The real business value of Brand Communities: A beautiful blend of benefits – Part 2

large__2355249759In part 1 of the “Real Business Value of Brand Communities: A Beautiful Blend of Benefits”, I introduced you to  some of the main spin-offs of online communities that can be of great value to firms. Customer insights, customer satisfaction, brand advocacy, increased sales etc. are some of the examples I talked about. Of course it is important to also realize that an online community will require investments. It will require continuous time, money, effort and great community management to create and maintain a lively community that serves your goals.Some managers are still reluctant to invest in brand communities; they sense risk and see disadvantages.  It is a long-term investment that will maybe not directly pay off. Besides that, there are some other downsides to online communities that managers should be aware of upfront.

A community is a platform where you consumers come and get a voice: opinions, experiences and stories can quickly spread throughout your brand community. It is important to realize that these stories can also be negative and influence others. Often, negative news travels faster than positive – and is likely to stick longer. I think this is one of the main risks of hosting a brand community. Although I understand that brands might see this as a significant risk (they might fear a damaged brand image), it is a huge opportunity as well. I agree with the quote of Michael Dell mentioned earlier on this blog: “these (negative) conversations are going to occur anyway, whether you like it or not. I think it is better to join the conversations and respond so that you can quickly deal with dissatisfaction to avoid negative-word-of mouth”.

There is another main downside to brand communities that can be quite time-difficult to deal with. Because your brand hosted a platform – consumers will expect that you will instantly do something with their dissatisfaction. Richard Millington calls it the 24-hour response rule. He states that managers should try to ensure that “every post in your community gets a response within 24 hours. If your community members do not get a response to their posts within 24 hours, especially if it is their first post, they will not return”. If you do not respond to feedback fast enough, or deal with in a wrong way, it can harm your entire community and the relationships with your consumers. I think that good, professional community management is the key to avoid this. Still, companies should realize that building and managing an online community is time-consuming and will require continuous investment of resources (effort, management, effective leadership etc.)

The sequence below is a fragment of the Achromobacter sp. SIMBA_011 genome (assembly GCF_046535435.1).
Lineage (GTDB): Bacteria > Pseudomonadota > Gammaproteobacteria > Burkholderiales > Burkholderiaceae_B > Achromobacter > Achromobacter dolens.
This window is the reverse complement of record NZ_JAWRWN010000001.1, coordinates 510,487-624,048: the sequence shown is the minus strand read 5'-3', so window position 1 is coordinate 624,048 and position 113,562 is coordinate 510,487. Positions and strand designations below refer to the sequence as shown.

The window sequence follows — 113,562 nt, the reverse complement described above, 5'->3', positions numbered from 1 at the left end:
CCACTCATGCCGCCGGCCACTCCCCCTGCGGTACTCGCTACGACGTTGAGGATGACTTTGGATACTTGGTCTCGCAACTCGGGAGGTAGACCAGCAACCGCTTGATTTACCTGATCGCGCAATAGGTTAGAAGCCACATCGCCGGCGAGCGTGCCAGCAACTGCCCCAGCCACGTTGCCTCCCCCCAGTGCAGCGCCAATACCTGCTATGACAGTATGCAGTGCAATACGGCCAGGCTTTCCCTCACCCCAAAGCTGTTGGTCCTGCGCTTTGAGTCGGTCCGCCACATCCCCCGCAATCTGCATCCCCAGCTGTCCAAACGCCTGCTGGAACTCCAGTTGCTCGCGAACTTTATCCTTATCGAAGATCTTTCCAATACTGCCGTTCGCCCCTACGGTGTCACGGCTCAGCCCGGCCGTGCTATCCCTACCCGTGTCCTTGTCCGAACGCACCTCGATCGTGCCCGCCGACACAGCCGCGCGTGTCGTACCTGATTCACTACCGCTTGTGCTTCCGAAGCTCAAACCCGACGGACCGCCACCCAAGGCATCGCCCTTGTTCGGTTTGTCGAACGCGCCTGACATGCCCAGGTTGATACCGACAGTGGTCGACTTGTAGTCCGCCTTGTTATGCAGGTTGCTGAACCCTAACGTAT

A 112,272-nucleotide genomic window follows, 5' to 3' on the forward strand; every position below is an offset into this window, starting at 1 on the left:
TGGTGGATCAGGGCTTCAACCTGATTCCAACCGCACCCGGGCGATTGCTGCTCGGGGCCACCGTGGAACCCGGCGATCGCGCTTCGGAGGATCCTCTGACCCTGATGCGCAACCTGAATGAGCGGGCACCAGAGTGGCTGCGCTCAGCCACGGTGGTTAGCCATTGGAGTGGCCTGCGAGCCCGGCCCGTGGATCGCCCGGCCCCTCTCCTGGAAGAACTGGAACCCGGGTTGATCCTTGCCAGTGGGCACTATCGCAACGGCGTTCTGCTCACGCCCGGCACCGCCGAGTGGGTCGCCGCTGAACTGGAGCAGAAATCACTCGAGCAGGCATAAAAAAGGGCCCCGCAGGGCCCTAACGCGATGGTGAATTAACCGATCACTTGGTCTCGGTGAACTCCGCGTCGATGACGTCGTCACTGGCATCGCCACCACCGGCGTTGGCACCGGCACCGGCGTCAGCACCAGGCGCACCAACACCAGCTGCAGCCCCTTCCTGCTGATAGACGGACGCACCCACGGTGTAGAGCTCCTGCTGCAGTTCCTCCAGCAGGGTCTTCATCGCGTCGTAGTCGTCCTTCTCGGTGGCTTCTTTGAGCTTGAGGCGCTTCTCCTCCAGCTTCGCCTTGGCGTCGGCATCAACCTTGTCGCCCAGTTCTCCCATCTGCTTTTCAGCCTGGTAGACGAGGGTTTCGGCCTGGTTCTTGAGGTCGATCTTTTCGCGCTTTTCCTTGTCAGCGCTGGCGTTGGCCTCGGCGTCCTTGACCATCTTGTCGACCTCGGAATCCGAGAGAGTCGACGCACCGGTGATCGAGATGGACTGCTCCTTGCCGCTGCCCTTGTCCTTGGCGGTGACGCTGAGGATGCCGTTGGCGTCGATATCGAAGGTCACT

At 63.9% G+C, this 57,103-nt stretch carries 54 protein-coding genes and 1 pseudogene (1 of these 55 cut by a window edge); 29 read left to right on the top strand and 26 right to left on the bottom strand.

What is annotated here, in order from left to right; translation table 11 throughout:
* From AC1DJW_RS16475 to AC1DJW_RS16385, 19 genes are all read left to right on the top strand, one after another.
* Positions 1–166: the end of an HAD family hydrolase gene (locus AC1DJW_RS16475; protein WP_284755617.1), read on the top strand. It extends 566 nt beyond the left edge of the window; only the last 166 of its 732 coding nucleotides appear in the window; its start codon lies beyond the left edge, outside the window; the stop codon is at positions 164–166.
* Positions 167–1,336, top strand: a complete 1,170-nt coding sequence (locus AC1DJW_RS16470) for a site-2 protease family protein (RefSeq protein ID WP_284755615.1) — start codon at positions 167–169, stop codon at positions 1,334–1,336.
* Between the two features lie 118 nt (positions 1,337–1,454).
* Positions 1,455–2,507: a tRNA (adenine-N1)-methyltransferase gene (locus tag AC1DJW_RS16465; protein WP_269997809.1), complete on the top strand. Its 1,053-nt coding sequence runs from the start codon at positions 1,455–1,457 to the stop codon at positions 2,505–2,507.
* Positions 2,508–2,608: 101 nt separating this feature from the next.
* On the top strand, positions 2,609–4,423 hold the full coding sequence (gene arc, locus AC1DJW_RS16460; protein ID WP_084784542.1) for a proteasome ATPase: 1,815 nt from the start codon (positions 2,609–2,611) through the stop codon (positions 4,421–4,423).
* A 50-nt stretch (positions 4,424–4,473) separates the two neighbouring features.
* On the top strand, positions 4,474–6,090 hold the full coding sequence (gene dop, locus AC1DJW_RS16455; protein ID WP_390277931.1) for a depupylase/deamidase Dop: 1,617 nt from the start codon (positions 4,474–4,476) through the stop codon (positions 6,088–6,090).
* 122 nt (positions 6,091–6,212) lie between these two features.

Schau et al. have given some interesting perspectives on the value of online brand communities and the possible negative events that can occur. In their study they explain that specific behaviour or your community members can have negative effects. “Practices such as discouragement of participation in the community, lending support when it is in relation to conflicts within the group or extreme and annoying evangelizing can lead to harmful surroundings in the community” (133). He notes that it is fascinating to see that “positive behaviour leading to a cohesive and healthy, vibrant community can also turn into negativity and harm the community instead” (134).

In a later post, I will introduce you to the different roles that members can take in online communities. It is possible that highly engaged and fully committed members can take on a leadership role. They can become dominant and harm the needs fulfilment and joy of other members. Algesheimers et al. stated: “a community’s positive influence is also what gives birth to its negative influences” (69).

I think that managers can overcome these risks by being aware at an early stage that people will take on different roles in your community and that conflicts can easily arise. Therefore, a brand (the organization) should not be too dominant in the community and join every conversation – but do respond properly when there is a negative atmosphere. Richard Millington has listed an important competency that professional community managers should have: “they should excel at conflict resolution and work from proven techniques to resolve potentially detrimental disputes”. I agree and think it is a crucial competency that community managers should have.

I hope this post has given you some more insights into the possible downsides of online communities.

Are you curious to hear my thoughts on why non-profits in specific should invest in brand communities? Read my next post!

Untile next time,

Anne-Sophie Gaspersz

Photo credit: Thomas Hawk via photopin cc

Photography: Thomas Hawk

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